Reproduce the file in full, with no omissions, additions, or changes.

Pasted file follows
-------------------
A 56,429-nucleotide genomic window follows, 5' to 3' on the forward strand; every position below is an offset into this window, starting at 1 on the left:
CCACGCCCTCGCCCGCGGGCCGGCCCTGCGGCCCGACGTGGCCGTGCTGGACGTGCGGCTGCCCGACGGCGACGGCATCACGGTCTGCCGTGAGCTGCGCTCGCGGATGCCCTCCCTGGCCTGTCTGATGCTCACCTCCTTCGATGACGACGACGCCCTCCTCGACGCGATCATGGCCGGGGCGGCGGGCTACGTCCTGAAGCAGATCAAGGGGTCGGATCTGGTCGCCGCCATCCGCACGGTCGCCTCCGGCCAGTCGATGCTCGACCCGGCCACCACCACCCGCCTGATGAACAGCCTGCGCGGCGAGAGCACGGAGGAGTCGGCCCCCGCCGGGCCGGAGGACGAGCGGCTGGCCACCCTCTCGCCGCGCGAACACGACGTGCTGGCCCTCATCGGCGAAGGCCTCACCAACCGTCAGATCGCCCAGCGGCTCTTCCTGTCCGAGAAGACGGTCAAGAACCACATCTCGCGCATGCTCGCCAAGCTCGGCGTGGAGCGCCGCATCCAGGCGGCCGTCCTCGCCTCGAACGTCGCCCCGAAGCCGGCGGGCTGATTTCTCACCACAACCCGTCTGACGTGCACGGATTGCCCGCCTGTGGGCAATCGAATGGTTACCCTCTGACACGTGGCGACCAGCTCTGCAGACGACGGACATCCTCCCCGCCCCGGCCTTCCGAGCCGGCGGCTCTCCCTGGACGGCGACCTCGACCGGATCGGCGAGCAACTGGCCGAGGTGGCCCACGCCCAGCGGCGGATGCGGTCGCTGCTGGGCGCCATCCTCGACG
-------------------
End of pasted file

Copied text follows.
A 56,429-nucleotide genomic window follows, 5' to 3' on the forward strand; every position below is an offset into this window, starting at 1 on the left:
CCACGCCCTCGCCCGCGGGCCGGCCCTGCGGCCCGACGTGGCCGTGCTGGACGTGCGGCTGCCCGACGGCGACGGCATCACGGTCTGCCGTGAGCTGCGCTCGCGGATGCCCTCCCTGGCCTGTCTGATGCTCACCTCCTTCGATGACGACGACGCCCTCCTCGACGCGATCATGGCCGGGGCGGCGGGCTACGTCCTGAAGCAGATCAAGGGGTCGGATCTGGTCGCCGCCATCCGCACGGTCGCCTCCGGCCAGTCGATGCTCGACCCGGCCACCACCACCCGCCTGATGAACAGCCTGCGCGGCGAGAGCACGGAGGAGTCGGCCCCCGCCGGGCCGGAGGACGAGCGGCTGGCCACCCTCTCGCCGCGCGAACACGACGTGCTGGCCCTCATCGGCGAAGGCCTCACCAACCGTCAGATCGCCCAGCGGCTCTTCCTGTCCGAGAAGACGGTCAAGAACCACATCTCGCGCATGCTCGCCAAGCTCGGCGTGGAGCGCCGCATCCAGGCGGCCGTCCTCGCCTCGAACGTCGCCCCGAAGCCGGCGGGCTGATTTCTCACCACAACCCGTCTGACGTGCACGGATTGCCCGCCTGTGGGCAATCGAATGGTTACCCTCTGACACGTGGCGACCAGCTCTGCAGACGACGGACATCCTCCCCGCCCCGGCCTTCCGAGCCGGCGGCTCTCCCTGGACGGCGACCTCGACCGGATCGGCGAGCAACTGGCCGAGGTGGCCCACGCCCAGCGGCGGATGCGGTCGCTGCTGGGCGCCATCCTCGACG